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"Siduri said, 'Gilgamesh, where are you roaming? You will never find the eternal life that you seek...Savour your food, make each of your days a delight, ... let music and dancing fill your house, love the child who holds you by the hand and give your wife pleasure in your embrace.'"
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post #46 of 52

Convection?

post #47 of 52

Fletcherous - are you saying convections don't brown well?

"Siduri said, 'Gilgamesh, where are you roaming? You will never find the eternal life that you seek...Savour your food, make each of your days a delight, ... let music and dancing fill your house, love the child who holds you by the hand and give your wife pleasure in your embrace.'"
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"Siduri said, 'Gilgamesh, where are you roaming? You will never find the eternal life that you seek...Savour your food, make each of your days a delight, ... let music and dancing fill your house, love the child who holds you by the hand and give your wife pleasure in your embrace.'"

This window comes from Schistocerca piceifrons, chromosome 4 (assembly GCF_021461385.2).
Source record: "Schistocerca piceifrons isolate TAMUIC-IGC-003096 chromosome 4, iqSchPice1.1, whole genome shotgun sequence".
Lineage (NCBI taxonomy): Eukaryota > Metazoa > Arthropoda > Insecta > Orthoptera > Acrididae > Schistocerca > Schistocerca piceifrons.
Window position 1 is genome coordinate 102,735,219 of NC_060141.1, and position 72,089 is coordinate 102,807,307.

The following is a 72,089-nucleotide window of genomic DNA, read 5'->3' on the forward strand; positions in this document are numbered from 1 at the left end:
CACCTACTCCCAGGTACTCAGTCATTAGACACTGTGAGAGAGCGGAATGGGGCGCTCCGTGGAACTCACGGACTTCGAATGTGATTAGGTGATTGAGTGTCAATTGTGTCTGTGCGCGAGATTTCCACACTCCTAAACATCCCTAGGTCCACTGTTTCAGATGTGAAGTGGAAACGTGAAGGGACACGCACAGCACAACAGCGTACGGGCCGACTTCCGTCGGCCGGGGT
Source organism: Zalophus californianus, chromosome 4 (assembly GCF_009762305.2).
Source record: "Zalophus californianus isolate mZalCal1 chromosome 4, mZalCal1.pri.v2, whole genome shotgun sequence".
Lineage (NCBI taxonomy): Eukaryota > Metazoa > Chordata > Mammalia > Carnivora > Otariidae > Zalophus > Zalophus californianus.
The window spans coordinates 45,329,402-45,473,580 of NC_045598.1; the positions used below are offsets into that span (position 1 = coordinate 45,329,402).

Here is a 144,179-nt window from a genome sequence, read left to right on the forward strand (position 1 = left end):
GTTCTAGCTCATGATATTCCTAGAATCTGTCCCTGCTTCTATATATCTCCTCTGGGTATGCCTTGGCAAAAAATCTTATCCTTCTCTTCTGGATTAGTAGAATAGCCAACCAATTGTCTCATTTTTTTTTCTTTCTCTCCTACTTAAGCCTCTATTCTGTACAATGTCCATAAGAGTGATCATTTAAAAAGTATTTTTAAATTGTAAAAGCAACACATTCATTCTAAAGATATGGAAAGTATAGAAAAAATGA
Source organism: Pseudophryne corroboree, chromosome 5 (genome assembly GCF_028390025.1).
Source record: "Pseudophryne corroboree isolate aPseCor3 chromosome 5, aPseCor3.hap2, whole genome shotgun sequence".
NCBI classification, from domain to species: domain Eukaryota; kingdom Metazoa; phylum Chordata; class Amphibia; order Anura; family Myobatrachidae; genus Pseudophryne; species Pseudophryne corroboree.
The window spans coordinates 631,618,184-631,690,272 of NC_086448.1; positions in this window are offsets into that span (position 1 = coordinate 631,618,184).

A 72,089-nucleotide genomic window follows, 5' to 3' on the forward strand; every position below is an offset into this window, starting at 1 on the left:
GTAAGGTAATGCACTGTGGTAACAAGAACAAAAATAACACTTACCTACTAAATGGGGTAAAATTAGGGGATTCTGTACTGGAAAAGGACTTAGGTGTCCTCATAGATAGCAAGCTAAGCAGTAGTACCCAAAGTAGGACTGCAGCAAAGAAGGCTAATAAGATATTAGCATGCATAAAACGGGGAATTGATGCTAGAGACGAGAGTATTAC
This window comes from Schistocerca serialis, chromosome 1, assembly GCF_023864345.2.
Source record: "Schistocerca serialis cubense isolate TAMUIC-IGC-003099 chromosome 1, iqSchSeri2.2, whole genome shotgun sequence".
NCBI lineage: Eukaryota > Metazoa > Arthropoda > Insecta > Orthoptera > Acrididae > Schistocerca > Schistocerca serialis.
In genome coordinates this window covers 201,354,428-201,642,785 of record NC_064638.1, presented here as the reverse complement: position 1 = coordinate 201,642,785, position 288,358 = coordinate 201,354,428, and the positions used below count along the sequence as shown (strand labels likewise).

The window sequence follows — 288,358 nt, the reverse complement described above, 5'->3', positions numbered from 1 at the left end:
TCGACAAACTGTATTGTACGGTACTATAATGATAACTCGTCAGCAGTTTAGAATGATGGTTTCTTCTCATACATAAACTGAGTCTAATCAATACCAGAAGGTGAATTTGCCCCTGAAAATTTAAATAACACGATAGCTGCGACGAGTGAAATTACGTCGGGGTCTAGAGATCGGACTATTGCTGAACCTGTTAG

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post #48 of 52
Thread Starter 

Convection ovens has a fan inside right? Mine dont have so I guess it's not convection.

 

I'm proofing my ciabatta dough and I'm gonna bake it an hour and a half from now. I'm gonna pre heat the oven at 450 for an hour and let's see the difference. I'm also gonna brush the surface with water and dust it with flour before baking it. Anyway, what,s better as a final brush. Water or oil?

post #49 of 52
Thread Starter 

FINALLY!! I was able to get it to brown! All it needed was the steam and yeah, I brushed water on it with a paper towel before I baked it. Maybe that's just what I needed. Thanks to all who helped me in this thread :D This forum never fails

P2270372.JPG

 

P2270375.JPG

 

time to bake more bread!!

post #50 of 52